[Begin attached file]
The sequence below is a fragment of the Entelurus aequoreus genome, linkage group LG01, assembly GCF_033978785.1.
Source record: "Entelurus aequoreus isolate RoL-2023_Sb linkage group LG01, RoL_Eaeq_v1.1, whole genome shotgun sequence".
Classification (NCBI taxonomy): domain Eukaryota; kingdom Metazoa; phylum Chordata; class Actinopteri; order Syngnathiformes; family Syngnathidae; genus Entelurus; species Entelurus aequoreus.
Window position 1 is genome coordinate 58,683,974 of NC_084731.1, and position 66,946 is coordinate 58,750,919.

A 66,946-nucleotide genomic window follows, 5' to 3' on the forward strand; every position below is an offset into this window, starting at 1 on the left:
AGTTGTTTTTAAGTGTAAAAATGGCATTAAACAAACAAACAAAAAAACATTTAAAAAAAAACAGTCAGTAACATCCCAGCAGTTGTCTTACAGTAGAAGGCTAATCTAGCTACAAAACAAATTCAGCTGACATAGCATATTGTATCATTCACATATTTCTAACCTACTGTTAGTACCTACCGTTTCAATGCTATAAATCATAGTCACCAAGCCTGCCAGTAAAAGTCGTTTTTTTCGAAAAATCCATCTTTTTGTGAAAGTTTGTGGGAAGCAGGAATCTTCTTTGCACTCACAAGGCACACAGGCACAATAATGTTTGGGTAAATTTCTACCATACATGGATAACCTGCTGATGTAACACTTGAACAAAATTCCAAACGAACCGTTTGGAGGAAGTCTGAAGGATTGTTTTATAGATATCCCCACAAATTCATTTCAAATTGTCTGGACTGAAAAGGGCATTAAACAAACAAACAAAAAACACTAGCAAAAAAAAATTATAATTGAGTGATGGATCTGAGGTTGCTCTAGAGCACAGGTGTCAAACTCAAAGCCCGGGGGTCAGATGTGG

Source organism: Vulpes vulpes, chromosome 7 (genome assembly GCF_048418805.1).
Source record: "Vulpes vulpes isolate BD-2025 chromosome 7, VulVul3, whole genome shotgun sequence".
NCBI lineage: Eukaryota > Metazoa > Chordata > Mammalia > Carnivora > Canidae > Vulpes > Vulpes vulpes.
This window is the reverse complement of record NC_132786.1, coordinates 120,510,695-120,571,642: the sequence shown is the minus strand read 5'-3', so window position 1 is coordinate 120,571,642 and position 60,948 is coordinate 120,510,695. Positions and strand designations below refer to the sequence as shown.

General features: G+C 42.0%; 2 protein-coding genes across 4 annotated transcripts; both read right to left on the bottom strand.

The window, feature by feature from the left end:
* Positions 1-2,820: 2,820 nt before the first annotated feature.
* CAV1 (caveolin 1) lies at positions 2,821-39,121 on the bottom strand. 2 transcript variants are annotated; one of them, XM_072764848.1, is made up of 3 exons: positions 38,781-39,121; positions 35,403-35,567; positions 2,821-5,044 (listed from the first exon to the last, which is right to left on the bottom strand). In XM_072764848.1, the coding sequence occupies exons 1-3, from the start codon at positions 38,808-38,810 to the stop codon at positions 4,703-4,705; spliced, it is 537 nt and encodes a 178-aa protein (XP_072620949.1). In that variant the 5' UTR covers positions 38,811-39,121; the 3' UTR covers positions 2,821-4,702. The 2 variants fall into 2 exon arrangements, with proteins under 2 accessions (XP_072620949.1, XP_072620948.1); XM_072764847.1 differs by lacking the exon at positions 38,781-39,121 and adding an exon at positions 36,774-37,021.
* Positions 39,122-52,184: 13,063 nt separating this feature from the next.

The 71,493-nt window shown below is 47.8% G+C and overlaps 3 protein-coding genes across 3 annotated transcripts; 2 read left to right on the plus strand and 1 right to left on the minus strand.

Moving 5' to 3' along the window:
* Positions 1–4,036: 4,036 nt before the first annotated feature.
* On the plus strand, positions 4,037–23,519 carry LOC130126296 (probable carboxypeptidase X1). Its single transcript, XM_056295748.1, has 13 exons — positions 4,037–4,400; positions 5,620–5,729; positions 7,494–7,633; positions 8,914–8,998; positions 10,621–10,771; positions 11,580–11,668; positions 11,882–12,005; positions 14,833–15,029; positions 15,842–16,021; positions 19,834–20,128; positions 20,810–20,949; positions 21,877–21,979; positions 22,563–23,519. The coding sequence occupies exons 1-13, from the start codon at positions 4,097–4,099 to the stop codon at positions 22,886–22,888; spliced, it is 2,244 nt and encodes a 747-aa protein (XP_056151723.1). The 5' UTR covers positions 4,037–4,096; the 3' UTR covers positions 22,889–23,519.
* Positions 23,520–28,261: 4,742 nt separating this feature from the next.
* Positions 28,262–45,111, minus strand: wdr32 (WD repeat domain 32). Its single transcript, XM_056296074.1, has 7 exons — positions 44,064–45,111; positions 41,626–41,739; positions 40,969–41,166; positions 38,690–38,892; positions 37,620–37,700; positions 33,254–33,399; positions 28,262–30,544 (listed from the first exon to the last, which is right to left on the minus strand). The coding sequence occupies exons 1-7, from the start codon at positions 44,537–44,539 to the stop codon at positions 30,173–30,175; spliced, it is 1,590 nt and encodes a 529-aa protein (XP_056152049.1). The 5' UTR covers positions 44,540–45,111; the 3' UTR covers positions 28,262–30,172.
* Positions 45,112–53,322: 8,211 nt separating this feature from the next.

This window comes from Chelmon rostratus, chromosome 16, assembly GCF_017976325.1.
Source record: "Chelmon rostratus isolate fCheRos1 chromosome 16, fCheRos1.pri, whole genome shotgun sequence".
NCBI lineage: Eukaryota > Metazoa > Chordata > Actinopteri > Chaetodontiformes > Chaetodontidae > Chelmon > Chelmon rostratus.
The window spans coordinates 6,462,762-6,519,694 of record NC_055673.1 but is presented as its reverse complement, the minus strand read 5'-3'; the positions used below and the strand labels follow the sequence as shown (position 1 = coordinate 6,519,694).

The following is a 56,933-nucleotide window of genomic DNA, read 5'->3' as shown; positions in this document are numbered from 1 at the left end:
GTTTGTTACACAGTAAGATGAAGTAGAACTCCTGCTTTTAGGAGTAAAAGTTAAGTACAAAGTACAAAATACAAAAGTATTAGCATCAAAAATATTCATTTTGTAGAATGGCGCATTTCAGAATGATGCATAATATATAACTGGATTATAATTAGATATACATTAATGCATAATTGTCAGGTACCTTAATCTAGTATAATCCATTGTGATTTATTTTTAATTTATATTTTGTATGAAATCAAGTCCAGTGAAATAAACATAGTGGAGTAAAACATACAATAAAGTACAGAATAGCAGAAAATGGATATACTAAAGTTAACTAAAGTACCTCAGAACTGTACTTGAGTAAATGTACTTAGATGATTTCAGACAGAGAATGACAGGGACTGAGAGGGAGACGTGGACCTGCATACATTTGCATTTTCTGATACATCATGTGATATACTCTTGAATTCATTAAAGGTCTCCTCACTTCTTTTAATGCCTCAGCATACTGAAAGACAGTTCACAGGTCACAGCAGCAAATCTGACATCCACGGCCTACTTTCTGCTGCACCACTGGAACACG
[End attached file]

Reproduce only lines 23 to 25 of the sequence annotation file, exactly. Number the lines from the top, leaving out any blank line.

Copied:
This window comes from Chelmon rostratus, chromosome 16, assembly GCF_017976325.1.
Source record: "Chelmon rostratus isolate fCheRos1 chromosome 16, fCheRos1.pri, whole genome shotgun sequence".
NCBI lineage: Eukaryota > Metazoa > Chordata > Actinopteri > Chaetodontiformes > Chaetodontidae > Chelmon > Chelmon rostratus.